In recent years, I have been helped in my study of the Bible by employing an informal distinction between “biblical necessities” and “theological explanations.” Of all the classes I teach at Talbot/Biola, this distinction has been most helpful to students taking a class I teach called Pauline Theology: Romans. Since some of my students have benefitted from this distinction, I thought you might appreciate reading about it today.
A biblical necessity is a truth that you find yourself compelled to affirm after a careful reading of Scripture that pays attention to the appropriate literary, historical, and canonical contexts. You may not know how to explain all the what-abouts of the subject, but you cannot get around the fact that this particular teaching seems clearly supported by Scripture. The thing that you must affirm after a careful and contextual reading of Scripture is a biblical necessity.
A theological explanation, on the other hand, is not directly supported by particular Scriptures. Often it is one means of explaining the relationship between biblical necessities. This does not mean it is unimportant, nor that it is un-biblical; only that it is in a category separate from a biblical necessity and should not exercise the same compulsion-to-assent that a biblical necessity does.
My main goal in posting today is to encourage you to prioritize biblical necessities over theological explanations. This does not mean that you should attempt to avoid working toward theological explanations; indeed, you cannot! But it does mean that when a conflict between a biblical necessity and a theological explanation arises, you should favor the biblical necessity over the theological explanation.
Let me suggest three examples from the Apostle Paul’s Letter to the Romans.
Romans clearly teaches that salvation comes through calling upon the Lord in faith as a response to hearing the message that has been preached (Rom. 10:14). Romans 10, I believe, when taken together with other supporting passages, compels us to affirm that salvation only comes through conscious faith in Christ (what is often referred to as the exclusivist position, see also Acts 4:12; John 3:16, 18; Eph. 2:12). But affirming exclusivism still begs the question of how God deals with someone who has never heard about Christ. A theological explanation to the question might run something like this: “If someone is a true seeker of God, God will make a way for that person to hear the gospel, like he did for the Ethiopian Eunuch, Cornelius, or Lydia.” I happen to like this explanation, but please note that it is still a theological explanation, not something explicitly taught in Scripture. So in such a case I will place greater weight upon the biblical necessity than upon the theological explanation.
Let me offer another example from Romans: Sin and death got transferred to humans via Adam (Rom. 5:12-21). It is incorrect to assert that the only reason people sin is because they choose to sin; that is, that they could live a sinless life if they really wanted to. Inherited sin (“original sin”) is a biblical necessity. But explaining how sin got transferred from Adam to us is a theological explanation. It is useful for students of the Bible to think deeply about this question, especially since it overlaps with other theological issues (such as the origin of a person’s soul), but in the end, when we need something to fall back on, we should try to land on biblical necessities rather than on theological explanations.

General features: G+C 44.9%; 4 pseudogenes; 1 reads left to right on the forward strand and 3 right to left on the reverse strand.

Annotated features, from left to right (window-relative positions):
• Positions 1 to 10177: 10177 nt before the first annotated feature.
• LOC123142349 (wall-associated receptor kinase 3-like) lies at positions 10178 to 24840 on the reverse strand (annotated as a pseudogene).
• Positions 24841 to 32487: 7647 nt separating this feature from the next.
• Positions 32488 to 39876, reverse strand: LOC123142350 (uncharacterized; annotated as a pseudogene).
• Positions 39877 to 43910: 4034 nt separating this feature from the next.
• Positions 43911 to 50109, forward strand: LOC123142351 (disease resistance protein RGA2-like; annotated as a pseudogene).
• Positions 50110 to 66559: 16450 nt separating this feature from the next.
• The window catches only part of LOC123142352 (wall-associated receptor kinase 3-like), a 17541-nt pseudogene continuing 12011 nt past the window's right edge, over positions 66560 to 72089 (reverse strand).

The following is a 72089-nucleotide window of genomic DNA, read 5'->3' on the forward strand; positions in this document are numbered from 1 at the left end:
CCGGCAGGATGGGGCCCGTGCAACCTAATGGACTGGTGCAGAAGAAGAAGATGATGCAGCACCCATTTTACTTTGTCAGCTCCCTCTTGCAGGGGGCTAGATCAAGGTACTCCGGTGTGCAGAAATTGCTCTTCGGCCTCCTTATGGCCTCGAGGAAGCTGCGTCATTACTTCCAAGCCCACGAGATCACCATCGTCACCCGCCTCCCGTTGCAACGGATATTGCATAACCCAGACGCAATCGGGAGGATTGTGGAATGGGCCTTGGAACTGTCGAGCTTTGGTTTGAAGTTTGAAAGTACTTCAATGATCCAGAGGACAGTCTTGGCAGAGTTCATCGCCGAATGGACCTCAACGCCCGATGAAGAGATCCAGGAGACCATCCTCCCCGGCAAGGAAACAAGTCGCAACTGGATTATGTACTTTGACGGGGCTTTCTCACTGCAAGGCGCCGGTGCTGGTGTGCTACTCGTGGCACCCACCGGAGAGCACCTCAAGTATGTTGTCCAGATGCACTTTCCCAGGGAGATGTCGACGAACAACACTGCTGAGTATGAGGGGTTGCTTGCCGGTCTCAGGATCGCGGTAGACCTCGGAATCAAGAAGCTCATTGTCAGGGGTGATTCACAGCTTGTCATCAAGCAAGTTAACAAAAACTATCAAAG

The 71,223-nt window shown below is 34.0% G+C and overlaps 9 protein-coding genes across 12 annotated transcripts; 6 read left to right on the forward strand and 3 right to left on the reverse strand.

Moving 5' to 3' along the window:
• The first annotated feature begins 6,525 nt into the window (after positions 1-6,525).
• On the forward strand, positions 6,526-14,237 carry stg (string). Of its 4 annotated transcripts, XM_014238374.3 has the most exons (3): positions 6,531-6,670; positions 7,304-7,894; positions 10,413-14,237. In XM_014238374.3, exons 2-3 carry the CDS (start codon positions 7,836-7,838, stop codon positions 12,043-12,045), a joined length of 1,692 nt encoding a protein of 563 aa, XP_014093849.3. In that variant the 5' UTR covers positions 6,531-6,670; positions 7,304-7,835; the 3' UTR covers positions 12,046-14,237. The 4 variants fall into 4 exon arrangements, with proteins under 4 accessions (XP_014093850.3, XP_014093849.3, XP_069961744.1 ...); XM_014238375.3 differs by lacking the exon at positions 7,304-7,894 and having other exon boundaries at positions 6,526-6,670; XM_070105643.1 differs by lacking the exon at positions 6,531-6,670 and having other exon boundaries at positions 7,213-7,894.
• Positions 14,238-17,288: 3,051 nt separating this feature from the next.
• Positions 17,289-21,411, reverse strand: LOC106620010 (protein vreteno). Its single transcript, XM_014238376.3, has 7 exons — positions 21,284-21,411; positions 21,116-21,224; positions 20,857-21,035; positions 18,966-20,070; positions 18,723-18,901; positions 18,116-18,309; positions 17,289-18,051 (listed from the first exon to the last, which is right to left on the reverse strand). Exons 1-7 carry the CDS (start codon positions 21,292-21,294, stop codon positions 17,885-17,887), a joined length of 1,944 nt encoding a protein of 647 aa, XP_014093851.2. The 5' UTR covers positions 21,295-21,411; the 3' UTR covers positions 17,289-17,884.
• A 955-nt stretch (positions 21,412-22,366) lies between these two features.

Finally, it should be noted that the distinction between biblical necessities and theological explanations is useful for discussing the most famous of all examples from Romans. Romans teaches that God predestines to salvation (Rom. 8:29-30; 9:15-16; cf. 11:5). Romans also teaches that people must believe in the Lord Jesus Christ to be saved, and furthermore emphasizes that if they don’t, they won’t be saved (Rom. 10:9-13). Each of these, I believe, is a biblical necessity. We should honor and affirm both assertions. A theological explanation, in contrast, would be an attempt to account for how these two biblical necessities might work together. It is not uncommon for people to deny one or the other of these biblical necessities in deference to an explanation that seems to clear up the difficulties, that is, by employing a particular theological explanation. But I would encourage all who are reading today to remember that priority should be given to biblical necessities, even while we can agree that searching for theological explanations is a constructive and valuable task.
Perhaps this distinction between biblical necessities and theological explanations might help you as you take deep dives into Scripture and seek to understand how the things God has written in his Word fit together.
 I first encountered this distinction in David Crump. Crump calls it the distinction between “biblical necessities” (the “basic ingredients of biblical theology”) and “theological possibilities” (“the various heuristic, explanatory models devised by Christian thinkers in order to account coherently for the many theological claims of Scripture"). See David Crump, Knocking on Heaven’s Door: A New Testament Theology of Petitionary Prayer (Grand Rapids: Baker Academic, 2006), 282. I prefer “theological explanations” to “theological possibilities” and so have used that expression here. As an aside, I am unhappy that Crump himself seems not always to follow his own helpful distinction. See my review of his book in Journal of the Evangelical Theological Society 50 (June, 2007): 408-410.